Movie Review: Neds
This brutal evocation of '70s Glasgow is anything but subtle
Director Peter Mullan’s Neds is not a movie that will do much for Scotland’s self-annointed status as ‘The best small country in the world’. True, the events of the film take place in the distant era of the early 1970’s, but while times and fashion may have changed (dramatically so; nobody swaggering through the rougher enclaves of Glasgow sporting burgundy bell-bottoms could expect to last five minutes these days) the culture of pointless, brutal violence it depicts remains alive and well in 2011. We may have learned to laugh at tracksuited caricatures brandishing Buckfast bottles on comedy sketch shows, but the fact is that this subculture of – as the film terms them – Non-Educated Delinquents is a far bigger part of the Scottish psyche than any number of rolling glens, enlightenment thinkers or poems from Burns’ pen.
From a Scottish perspective, then, Mullan’s first film in seven years is a significant one that addresses a well-known societal blight. How it will play elsewhere, though, is open to question; comparisons to the work of Shane Meadows seem inevitable, but while Neds may be many things, it is certainly not This Is Scotland.
The film tells the story of John McGill (played with naturalistic intensity by newcomer Conor McCarron), a promising Glaswegian schoolboy with an apparently-bright future. From the off, however, it’s clear that circumstances are conspiring against John, both at home – where his alcoholic father (played by Mullan) rolls in belligerently drunk every night – and at school, where even the teachers take the piss out of you for having the temerity to rub braincells together. His only friend is a middle-class public-schoolboy, who soon becomes embarrassed by John’s rough ways and drops him like the proverbial hot potato, initiating his descent into Glasgow’s gangland underbelly, where his older brother Benny is a feared and respected figure.
Neds makes for grim and gritty viewing, there’s no doubt about that. Glasgow – painted in an oppressive palette of municipal greys and deep, mossy greens – has never looked uglier than it does in this film, and that’s saying something. The people who inhabit it, meanwhile, constantly navigate their way over a literal knife-edge where violence is always a wrong word or misread look away. In one early scene, John is threatened with a stabbing for simply reading a book; later on, he interrupts his first sexual encounter to go and drop a paving slab on someone’s head.
These moments are portrayed with a realism that is true to life – they are vicious, mindless and short-lived – but it is their after-effects, the physical and mental scars that they incur, which are lingered on the longest: one character in particular, who begins the film with a full face of skin, ends it as a beef-witted patchwork of reconstituted tissue – a truly harrowing transformation.
Amidst the brutality, however, there is a streak of wicked Scottish humour that runs throughout. Neds is surprisingly – often disarmingly – funny, and frequently finds comedy in the blackest of places, whether it’s a girl inking her leg with marker pen to mask the hole in her tights, or a gang member bemoaning the difficulty of carving the letter ‘S’ with a kitchen knife. Little moments like these surely come from Mullan’s own working-class Glaswegian upbringing, and thanks to the work of a remarkable supporting cast of first-time actors, they lend a further level of authenticity to proceedings.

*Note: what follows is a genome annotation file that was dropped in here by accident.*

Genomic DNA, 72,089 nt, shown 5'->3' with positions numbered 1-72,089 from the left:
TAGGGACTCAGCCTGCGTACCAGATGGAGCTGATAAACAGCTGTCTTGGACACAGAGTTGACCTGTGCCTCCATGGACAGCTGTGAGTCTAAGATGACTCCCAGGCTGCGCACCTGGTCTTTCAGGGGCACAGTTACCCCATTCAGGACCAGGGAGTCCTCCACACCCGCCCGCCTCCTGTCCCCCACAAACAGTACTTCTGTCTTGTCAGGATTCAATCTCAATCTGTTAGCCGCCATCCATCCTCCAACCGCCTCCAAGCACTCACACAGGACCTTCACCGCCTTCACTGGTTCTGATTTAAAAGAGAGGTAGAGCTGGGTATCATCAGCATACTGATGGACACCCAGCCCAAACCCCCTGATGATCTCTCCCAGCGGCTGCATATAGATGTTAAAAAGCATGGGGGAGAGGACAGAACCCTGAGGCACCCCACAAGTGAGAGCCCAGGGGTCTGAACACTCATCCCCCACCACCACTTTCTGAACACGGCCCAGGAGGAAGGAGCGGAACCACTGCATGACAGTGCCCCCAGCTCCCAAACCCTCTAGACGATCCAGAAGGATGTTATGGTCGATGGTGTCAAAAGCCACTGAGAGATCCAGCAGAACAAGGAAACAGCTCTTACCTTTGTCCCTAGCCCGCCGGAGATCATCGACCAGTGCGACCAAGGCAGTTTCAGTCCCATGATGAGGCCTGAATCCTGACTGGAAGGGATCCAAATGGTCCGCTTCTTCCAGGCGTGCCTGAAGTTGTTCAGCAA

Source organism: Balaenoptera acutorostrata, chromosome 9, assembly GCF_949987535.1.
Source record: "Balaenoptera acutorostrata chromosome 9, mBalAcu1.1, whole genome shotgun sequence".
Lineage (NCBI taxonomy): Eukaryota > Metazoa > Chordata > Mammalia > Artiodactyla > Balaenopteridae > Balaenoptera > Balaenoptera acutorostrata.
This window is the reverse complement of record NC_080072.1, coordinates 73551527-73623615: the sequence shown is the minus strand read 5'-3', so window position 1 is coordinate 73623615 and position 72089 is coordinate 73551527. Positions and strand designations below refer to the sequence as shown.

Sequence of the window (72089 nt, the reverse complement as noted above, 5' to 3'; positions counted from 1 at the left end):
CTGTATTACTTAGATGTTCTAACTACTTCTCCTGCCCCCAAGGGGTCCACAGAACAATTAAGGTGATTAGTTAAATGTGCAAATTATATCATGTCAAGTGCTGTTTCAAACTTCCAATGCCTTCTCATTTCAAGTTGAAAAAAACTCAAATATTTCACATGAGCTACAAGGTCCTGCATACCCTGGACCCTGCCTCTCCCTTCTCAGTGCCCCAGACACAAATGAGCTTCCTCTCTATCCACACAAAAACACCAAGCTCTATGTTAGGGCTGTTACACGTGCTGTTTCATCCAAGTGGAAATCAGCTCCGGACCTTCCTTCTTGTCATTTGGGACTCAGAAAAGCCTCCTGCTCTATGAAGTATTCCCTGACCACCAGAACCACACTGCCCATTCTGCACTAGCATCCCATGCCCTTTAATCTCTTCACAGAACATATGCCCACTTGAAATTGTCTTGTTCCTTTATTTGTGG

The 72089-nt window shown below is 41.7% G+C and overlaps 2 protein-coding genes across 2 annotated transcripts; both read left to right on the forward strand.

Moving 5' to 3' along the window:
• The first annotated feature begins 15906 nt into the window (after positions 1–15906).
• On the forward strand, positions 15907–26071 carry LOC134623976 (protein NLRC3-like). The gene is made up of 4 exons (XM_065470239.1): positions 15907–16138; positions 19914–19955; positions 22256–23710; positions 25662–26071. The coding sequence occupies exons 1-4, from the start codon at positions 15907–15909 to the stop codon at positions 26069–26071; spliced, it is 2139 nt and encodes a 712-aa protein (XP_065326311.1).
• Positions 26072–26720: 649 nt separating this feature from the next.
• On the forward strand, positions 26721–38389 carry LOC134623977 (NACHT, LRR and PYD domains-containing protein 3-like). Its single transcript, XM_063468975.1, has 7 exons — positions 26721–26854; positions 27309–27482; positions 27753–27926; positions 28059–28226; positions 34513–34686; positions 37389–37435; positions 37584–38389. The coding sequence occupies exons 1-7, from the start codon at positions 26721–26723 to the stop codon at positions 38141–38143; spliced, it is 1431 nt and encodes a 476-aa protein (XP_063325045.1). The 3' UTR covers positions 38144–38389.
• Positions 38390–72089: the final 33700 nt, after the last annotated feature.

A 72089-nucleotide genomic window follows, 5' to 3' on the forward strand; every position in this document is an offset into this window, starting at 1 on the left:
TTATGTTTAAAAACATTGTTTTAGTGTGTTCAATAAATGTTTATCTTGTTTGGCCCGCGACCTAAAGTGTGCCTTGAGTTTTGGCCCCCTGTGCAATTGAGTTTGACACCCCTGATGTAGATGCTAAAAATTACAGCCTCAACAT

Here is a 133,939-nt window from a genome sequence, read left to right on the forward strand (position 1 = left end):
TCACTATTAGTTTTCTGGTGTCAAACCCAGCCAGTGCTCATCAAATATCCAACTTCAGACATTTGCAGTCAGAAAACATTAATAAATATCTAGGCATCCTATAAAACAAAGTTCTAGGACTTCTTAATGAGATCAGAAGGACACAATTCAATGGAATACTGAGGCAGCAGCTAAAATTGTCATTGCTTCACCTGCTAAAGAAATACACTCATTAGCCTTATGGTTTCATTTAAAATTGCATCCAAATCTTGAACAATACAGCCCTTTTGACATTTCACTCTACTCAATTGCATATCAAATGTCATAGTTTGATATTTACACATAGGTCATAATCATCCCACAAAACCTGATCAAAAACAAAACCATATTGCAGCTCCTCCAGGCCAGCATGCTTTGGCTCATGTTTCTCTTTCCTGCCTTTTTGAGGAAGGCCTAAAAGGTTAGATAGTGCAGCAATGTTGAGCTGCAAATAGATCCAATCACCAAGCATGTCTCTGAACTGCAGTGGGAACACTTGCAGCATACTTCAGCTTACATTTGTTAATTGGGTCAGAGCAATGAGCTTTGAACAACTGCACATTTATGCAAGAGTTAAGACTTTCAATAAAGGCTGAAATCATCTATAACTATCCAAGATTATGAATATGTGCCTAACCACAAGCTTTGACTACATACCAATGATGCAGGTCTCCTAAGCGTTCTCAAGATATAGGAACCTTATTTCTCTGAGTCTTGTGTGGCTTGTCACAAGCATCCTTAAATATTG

Yet for all its merits, Neds is bedevilled by some serious third-act flaws. Mullan uses a lot of religious imagery, but when a glue-fuelled John gets into a punch-up with Jesus (yes, the Jesus), it feels jarring and discordant, like a scene from a completely different film. Nor can the director resist a spot of finger-pointing to explain John’s transition from bookish student to chib-wielding psychopath.
The archetypal unhappy home life, bastard headmasters and middle-class snobbery are rather too familiar, however, and serve only to preclude John from shouldering any of the blame himself. Perhaps society really is entirely at fault here, but the film never truly manages to convince you. It’s all wrapped up in the surreal final scene, which we won’t spoil for you except to say: don’t worry if you’re not adept at picking up cinematic subtext, because Mullan applies his with a sledgehammer.
But while the plotting is predictable and its conclusions somewhat telegraphed, Neds is still two-thirds of a great movie. It is sharply-written, brilliantly-acted and has a knack of ramping up tension masterfully: during one throwaway scene involving a crossbow and a carload of thugs, the swelling sense of dread made my cinema seat feel like a dentist’s chair.
Those pesky third-act issues aside, Neds is all at once gut-wrenching, thought-provoking, hilarious and terrifying, and if it ultimately cannot quite answer all of the questions it raises, well, at least it bothered raising them in the first place.